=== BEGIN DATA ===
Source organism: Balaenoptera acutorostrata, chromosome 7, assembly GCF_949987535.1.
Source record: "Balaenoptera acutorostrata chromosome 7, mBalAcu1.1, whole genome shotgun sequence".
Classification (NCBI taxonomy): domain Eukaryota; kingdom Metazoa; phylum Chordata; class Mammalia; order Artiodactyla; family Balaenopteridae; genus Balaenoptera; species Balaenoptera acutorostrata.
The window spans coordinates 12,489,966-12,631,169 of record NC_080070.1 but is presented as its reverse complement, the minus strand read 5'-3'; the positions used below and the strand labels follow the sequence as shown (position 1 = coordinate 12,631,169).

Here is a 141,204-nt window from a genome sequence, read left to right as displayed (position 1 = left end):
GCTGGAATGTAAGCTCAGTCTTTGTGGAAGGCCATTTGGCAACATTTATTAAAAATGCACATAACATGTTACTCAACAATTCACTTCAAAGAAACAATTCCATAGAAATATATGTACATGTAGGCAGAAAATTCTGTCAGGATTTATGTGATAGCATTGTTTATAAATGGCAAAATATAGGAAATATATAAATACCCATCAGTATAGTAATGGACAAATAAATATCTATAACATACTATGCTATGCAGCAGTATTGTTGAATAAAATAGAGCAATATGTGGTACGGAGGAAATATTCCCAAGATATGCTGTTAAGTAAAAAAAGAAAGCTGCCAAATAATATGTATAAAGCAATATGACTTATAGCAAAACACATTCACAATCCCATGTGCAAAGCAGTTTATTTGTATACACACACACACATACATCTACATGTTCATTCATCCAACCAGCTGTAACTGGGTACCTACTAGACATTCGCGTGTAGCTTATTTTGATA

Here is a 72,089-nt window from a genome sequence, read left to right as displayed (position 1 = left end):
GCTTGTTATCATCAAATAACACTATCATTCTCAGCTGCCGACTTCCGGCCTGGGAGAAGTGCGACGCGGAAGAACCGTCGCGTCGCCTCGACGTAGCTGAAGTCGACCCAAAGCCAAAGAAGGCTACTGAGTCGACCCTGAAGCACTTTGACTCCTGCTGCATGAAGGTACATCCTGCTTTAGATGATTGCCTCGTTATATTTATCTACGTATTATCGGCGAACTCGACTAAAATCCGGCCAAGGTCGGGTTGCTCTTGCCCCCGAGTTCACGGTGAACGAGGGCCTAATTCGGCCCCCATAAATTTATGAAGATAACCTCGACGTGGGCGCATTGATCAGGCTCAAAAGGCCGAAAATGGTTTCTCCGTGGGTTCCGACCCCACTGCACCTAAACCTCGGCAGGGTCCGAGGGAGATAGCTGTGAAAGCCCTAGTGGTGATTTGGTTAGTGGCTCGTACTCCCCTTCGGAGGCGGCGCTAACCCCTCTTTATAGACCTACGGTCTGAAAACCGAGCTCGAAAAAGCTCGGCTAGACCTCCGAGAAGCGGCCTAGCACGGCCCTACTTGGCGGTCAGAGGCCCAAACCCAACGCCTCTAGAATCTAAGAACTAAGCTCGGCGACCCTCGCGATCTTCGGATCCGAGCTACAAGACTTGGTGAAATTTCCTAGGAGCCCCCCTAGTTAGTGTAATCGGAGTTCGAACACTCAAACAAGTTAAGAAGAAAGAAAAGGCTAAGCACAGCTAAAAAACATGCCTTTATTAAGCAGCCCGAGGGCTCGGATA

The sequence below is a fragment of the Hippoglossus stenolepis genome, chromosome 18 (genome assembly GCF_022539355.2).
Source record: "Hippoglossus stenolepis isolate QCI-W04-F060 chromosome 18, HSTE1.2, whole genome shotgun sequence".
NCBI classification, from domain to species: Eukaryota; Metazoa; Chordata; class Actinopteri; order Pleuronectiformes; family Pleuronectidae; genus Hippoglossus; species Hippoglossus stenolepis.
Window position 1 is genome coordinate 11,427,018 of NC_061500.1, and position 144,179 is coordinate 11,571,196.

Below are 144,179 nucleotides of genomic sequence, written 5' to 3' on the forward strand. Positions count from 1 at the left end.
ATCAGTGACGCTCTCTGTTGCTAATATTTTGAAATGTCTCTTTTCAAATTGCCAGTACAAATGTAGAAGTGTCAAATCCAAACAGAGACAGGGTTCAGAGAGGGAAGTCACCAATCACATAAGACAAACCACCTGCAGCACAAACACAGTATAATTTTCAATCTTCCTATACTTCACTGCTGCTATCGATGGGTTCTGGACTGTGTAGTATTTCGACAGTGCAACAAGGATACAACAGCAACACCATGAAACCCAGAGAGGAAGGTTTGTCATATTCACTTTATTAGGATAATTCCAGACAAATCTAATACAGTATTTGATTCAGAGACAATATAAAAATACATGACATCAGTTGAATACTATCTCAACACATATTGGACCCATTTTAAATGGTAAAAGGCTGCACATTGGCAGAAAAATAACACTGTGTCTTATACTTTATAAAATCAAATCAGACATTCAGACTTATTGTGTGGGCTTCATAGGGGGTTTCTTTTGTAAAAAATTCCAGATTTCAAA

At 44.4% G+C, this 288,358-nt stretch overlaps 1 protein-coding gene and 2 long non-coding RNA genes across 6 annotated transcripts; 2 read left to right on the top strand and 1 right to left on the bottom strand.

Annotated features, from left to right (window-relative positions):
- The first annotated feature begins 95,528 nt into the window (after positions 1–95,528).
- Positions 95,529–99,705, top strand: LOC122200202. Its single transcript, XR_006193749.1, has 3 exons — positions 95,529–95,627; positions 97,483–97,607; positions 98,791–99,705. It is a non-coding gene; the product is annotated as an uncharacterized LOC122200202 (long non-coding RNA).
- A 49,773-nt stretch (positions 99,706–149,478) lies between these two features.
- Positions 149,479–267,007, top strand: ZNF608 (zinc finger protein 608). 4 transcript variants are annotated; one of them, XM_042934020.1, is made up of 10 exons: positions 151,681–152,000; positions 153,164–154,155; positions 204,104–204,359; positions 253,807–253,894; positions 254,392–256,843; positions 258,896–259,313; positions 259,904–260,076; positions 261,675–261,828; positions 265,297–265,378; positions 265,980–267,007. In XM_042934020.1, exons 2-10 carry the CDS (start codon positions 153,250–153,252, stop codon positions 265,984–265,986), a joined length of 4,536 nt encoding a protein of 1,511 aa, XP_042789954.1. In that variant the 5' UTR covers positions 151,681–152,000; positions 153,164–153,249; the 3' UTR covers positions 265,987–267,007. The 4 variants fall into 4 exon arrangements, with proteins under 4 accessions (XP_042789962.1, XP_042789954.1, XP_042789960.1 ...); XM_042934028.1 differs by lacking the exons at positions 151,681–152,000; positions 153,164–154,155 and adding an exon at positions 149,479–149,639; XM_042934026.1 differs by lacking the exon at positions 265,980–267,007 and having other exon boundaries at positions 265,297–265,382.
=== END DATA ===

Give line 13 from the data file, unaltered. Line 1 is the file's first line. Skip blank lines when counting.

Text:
Below are 144,179 nucleotides of genomic sequence, written 5' to 3' on the forward strand. Positions count from 1 at the left end.